Today the BLS released the Employment Situation Report for September, which showed a decrease of 18,000 jobs ex-census. This loss was predominantly generated from local governments who shed 76,000 jobs last month, while the private sector added 64,000 jobs over the same period. This report also included the primary benchmark revisions (how far off the Establishment Survey has been for the year of March 2009 to March 2010) and found that an additional 366,000 jobs were lost over that period (a change of about -.3%). The labor force was virtually unchanged (a gain of 48,000 participants) and the unemployment rate was unchanged at 9.6% (most likely due to less new entrants to the labor force), with the more inclusive U-6 rate increasing to 17.1%. The number of those who have dropped out of the labor force, but still would like a job increased by 300,000 in September as well. Both the employment-population ratio and labor force participation rates were unchanged.
Overall, the report was fairly neutral except that at this point in a “recovery” we should (obviously) be seeing much greater job creation numbers than we have (although we are still ahead of the pace of recovery of the last two recessions). And once again this report highlights the structural changes we are undergoing, as the educated (ie bachelors degree or higher) have only a 4.4% unemployment rate. Nothing in this report indicates that we are heading toward a double-dip recession at this point.
To look at some reasons for why we are not creating jobs, we need to examine the economic changes that are (or have been) taking place since our last strong recovery (following the 1981 recession) and why we are simply in a completely different place this time.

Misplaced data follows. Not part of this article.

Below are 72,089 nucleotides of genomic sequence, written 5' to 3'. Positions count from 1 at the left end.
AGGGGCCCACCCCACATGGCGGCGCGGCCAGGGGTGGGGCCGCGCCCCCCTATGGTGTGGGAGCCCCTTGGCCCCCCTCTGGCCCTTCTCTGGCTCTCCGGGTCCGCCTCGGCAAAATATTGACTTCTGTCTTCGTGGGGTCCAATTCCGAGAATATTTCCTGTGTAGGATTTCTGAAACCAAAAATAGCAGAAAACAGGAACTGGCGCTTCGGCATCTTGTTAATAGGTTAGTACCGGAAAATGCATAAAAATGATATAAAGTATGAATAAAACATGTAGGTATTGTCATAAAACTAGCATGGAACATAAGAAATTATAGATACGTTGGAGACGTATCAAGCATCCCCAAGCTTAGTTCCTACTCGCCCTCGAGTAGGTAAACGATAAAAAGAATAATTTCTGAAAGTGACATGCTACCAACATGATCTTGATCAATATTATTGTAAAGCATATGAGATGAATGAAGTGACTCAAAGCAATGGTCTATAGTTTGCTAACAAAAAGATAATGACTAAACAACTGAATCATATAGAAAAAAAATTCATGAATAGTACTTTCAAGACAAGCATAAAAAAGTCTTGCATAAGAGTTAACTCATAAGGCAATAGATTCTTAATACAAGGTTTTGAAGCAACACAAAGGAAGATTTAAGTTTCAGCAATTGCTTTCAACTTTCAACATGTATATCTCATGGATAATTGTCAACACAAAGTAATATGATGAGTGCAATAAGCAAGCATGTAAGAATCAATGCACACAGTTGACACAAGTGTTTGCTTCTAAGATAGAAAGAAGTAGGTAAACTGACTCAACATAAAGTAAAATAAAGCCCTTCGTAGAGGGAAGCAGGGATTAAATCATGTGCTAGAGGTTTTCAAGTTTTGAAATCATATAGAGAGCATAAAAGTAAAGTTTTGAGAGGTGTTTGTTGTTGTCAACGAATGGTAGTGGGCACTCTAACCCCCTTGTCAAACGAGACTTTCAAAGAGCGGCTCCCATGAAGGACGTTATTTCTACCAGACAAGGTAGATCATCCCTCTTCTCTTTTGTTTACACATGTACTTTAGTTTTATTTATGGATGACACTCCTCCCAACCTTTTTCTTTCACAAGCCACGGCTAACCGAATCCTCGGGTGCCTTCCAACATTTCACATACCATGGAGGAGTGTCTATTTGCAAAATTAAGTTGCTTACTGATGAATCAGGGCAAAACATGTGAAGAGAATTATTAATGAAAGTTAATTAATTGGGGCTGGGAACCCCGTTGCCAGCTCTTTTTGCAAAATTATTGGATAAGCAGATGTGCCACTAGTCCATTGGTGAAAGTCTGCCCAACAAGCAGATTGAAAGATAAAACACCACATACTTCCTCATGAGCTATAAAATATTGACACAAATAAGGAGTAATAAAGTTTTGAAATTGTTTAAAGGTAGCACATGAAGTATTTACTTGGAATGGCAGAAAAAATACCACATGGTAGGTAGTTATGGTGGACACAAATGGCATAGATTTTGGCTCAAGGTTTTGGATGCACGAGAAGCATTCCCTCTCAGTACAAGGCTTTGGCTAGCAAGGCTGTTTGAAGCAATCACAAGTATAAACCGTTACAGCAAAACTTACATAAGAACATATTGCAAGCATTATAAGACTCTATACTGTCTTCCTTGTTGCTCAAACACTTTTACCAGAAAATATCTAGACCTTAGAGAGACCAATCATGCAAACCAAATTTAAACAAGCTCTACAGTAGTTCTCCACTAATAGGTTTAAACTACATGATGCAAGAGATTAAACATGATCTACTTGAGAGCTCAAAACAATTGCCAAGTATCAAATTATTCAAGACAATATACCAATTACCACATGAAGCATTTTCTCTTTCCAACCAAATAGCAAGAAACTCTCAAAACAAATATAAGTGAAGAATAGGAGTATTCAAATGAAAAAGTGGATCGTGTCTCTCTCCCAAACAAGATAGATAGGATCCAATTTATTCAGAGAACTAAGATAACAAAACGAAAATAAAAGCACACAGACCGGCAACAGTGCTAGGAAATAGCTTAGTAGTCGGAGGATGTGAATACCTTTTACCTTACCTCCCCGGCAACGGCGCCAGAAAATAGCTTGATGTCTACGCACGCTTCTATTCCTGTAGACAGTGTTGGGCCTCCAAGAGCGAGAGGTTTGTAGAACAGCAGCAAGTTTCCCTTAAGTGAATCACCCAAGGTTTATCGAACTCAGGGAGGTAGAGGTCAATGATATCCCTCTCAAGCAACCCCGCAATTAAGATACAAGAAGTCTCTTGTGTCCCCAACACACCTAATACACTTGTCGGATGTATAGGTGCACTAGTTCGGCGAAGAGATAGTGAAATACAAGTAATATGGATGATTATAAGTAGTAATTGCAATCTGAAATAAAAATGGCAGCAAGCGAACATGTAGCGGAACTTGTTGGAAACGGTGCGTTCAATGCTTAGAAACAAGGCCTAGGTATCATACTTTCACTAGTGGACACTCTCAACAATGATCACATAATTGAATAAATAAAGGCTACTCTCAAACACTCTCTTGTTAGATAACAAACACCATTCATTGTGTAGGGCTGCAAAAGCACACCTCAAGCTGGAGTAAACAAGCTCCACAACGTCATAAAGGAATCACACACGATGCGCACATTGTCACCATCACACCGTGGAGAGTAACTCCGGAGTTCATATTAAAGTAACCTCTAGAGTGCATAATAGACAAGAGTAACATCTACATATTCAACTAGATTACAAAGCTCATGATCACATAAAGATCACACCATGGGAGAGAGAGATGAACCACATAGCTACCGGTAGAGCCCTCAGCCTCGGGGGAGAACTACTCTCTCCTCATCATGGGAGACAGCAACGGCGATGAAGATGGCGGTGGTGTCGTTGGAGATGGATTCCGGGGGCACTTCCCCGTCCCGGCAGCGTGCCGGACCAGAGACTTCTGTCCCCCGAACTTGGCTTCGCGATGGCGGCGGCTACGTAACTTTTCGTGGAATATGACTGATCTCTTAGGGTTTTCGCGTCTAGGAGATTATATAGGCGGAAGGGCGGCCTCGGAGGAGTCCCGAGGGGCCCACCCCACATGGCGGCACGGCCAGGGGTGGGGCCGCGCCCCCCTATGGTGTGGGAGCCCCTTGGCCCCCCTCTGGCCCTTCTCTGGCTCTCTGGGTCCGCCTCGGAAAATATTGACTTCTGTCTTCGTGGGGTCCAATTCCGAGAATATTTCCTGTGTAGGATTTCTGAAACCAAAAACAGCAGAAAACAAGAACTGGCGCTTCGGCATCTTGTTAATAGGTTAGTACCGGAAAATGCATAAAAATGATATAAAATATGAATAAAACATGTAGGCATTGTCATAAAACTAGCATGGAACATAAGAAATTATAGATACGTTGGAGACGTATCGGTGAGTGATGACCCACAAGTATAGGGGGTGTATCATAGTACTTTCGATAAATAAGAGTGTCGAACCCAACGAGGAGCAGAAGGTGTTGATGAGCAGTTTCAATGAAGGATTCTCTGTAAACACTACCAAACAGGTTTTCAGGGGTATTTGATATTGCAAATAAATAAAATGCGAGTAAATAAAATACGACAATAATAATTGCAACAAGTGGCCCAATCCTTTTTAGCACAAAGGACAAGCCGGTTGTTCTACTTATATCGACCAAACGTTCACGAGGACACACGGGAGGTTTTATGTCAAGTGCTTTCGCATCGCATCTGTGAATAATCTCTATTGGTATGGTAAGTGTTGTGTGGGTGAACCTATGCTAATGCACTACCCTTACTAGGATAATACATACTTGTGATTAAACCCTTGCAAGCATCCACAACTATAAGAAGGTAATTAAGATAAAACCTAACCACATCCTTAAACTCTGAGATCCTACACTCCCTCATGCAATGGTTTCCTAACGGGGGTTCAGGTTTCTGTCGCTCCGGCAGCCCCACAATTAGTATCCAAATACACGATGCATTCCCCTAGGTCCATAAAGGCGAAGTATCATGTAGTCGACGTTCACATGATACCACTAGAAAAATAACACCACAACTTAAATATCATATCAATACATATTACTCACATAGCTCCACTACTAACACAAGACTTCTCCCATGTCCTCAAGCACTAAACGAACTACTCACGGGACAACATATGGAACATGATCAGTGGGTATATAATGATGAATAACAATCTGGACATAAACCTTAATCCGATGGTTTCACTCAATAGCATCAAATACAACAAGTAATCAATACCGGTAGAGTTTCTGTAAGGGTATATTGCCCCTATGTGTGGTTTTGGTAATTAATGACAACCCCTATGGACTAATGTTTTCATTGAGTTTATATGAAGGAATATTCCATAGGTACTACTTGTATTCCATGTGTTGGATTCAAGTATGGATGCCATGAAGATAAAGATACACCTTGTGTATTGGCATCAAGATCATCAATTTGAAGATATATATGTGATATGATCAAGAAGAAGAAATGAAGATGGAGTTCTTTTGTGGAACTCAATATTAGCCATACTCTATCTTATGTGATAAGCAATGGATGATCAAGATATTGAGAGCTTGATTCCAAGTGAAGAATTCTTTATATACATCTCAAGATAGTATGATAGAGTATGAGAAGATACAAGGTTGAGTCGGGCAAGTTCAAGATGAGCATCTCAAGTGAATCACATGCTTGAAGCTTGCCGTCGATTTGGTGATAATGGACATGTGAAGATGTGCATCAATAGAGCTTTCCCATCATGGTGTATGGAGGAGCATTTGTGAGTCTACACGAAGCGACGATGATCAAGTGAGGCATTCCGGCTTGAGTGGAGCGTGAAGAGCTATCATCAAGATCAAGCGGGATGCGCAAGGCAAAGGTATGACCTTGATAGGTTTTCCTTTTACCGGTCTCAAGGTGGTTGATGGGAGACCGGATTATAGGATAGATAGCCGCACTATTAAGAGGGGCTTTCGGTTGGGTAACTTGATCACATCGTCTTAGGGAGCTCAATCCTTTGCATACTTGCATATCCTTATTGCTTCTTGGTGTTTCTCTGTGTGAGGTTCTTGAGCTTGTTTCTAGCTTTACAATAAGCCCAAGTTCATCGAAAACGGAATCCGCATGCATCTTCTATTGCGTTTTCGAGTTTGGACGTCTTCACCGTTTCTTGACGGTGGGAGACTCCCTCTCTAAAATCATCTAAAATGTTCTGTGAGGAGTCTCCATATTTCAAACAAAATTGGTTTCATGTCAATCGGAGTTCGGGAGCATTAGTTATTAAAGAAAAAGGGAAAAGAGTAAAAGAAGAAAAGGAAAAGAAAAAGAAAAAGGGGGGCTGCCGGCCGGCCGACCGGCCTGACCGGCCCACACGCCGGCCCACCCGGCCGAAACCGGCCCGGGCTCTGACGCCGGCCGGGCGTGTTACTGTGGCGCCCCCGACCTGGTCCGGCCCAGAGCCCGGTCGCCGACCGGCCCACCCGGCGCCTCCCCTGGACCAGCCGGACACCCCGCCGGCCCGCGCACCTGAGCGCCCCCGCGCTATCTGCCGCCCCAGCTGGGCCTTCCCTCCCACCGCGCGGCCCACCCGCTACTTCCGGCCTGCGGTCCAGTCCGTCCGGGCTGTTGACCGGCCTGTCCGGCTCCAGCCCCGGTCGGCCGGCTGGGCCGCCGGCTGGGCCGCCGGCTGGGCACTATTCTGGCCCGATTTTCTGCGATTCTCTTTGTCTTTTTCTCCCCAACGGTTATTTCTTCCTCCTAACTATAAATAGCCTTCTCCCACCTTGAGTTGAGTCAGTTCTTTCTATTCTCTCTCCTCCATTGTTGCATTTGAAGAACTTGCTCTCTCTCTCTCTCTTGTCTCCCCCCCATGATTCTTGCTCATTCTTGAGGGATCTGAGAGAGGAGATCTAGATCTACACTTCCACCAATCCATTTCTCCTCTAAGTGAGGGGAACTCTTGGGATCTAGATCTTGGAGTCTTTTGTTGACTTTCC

First, if we look at the savings rate, we can clearly see that following the 1981 recession it dropped precipitously, followed by an overall decline throughout the decade, while today we have experienced the opposite, with the savings rate rising and little expectation that it will fall dramatically enough to really spur much needed demand. This brings us to retail sales,
which I have expressed here in dollars per capita to better highlight the decline in consumer spending since the recession began (reflected by increased savings and loss of income). This bodes poorly for any job creating recovery, as our economy is roughly 70% consumption based and their is again little reason to believe that given their overall financial (ie debt) situations that we are going to see the demand needed to create the jobs necessary to bring down the unemployment rate (which means we have to rely on exports).
Finally, I bring up the graph that is most damaging to any potential for a job creation recovery (coupled with a lack of demand) and that is productivity.
Here I highlighted the difference between the 80s recovery/boom and now, which clearly shows that during the 80s, productivity increased by roughly 15%, while since 2001 we have seen an increase of 25%. This increase in productivity (notice the huge jump during the recession) is clearly keeping job creation down (except for the housing bubble) and will become a much bigger problem going forward should it continue its’ upward climb (especially for those without education).
So, while we can discuss costs like regulation and taxes as hindrances of job creation, they are but ancillary to the real issues of an increased savings rate (which is good over the long run, but creates the tragedy of thrift in the short term) and our ever increasing productivity that now appears to be reaching a point where (in terms of costs of implementation) new industries immediately begin with higher rates of productivity than in the past and thus greatly limit job creation.